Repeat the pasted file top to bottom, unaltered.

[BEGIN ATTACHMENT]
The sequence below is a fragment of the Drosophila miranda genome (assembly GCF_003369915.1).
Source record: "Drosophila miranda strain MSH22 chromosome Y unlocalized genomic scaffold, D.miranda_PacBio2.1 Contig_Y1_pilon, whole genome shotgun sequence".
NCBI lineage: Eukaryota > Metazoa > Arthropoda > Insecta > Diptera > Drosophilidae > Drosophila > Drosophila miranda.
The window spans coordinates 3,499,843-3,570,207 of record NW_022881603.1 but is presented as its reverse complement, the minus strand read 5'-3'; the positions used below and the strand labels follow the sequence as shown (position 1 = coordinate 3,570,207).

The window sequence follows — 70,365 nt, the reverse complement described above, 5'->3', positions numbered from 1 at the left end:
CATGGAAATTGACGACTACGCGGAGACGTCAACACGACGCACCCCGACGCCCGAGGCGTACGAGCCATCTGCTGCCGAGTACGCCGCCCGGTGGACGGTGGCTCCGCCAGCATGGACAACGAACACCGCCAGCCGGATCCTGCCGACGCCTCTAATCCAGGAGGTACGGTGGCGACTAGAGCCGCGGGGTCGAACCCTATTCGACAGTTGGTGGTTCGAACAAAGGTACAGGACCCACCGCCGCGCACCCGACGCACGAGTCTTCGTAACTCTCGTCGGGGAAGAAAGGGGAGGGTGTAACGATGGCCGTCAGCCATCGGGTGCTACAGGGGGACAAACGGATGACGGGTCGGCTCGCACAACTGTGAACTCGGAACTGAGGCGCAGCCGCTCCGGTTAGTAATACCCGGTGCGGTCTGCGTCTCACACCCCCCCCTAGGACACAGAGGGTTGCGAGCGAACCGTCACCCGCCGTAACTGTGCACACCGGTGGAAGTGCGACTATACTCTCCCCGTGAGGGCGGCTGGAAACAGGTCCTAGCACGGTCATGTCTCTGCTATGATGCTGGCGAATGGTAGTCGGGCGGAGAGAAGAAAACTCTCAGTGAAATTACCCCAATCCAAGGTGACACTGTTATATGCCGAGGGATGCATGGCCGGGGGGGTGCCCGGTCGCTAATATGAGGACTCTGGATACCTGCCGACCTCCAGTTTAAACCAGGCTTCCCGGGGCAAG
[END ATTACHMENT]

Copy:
The sequence below is a fragment of the Drosophila miranda genome (assembly GCF_003369915.1).
Source record: "Drosophila miranda strain MSH22 chromosome Y unlocalized genomic scaffold, D.miranda_PacBio2.1 Contig_Y1_pilon, whole genome shotgun sequence".
NCBI lineage: Eukaryota > Metazoa > Arthropoda > Insecta > Diptera > Drosophilidae > Drosophila > Drosophila miranda.
The window spans coordinates 3,499,843-3,570,207 of record NW_022881603.1 but is presented as its reverse complement, the minus strand read 5'-3'; the positions used below and the strand labels follow the sequence as shown (position 1 = coordinate 3,570,207).

The window sequence follows — 70,365 nt, the reverse complement described above, 5'->3', positions numbered from 1 at the left end:
CATGGAAATTGACGACTACGCGGAGACGTCAACACGACGCACCCCGACGCCCGAGGCGTACGAGCCATCTGCTGCCGAGTACGCCGCCCGGTGGACGGTGGCTCCGCCAGCATGGACAACGAACACCGCCAGCCGGATCCTGCCGACGCCTCTAATCCAGGAGGTACGGTGGCGACTAGAGCCGCGGGGTCGAACCCTATTCGACAGTTGGTGGTTCGAACAAAGGTACAGGACCCACCGCCGCGCACCCGACGCACGAGTCTTCGTAACTCTCGTCGGGGAAGAAAGGGGAGGGTGTAACGATGGCCGTCAGCCATCGGGTGCTACAGGGGGACAAACGGATGACGGGTCGGCTCGCACAACTGTGAACTCGGAACTGAGGCGCAGCCGCTCCGGTTAGTAATACCCGGTGCGGTCTGCGTCTCACACCCCCCCCTAGGACACAGAGGGTTGCGAGCGAACCGTCACCCGCCGTAACTGTGCACACCGGTGGAAGTGCGACTATACTCTCCCCGTGAGGGCGGCTGGAAACAGGTCCTAGCACGGTCATGTCTCTGCTATGATGCTGGCGAATGGTAGTCGGGCGGAGAGAAGAAAACTCTCAGTGAAATTACCCCAATCCAAGGTGACACTGTTATATGCCGAGGGATGCATGGCCGGGGGGGTGCCCGGTCGCTAATATGAGGACTCTGGATACCTGCCGACCTCCAGTTTAAACCAGGCTTCCCGGGGCAAG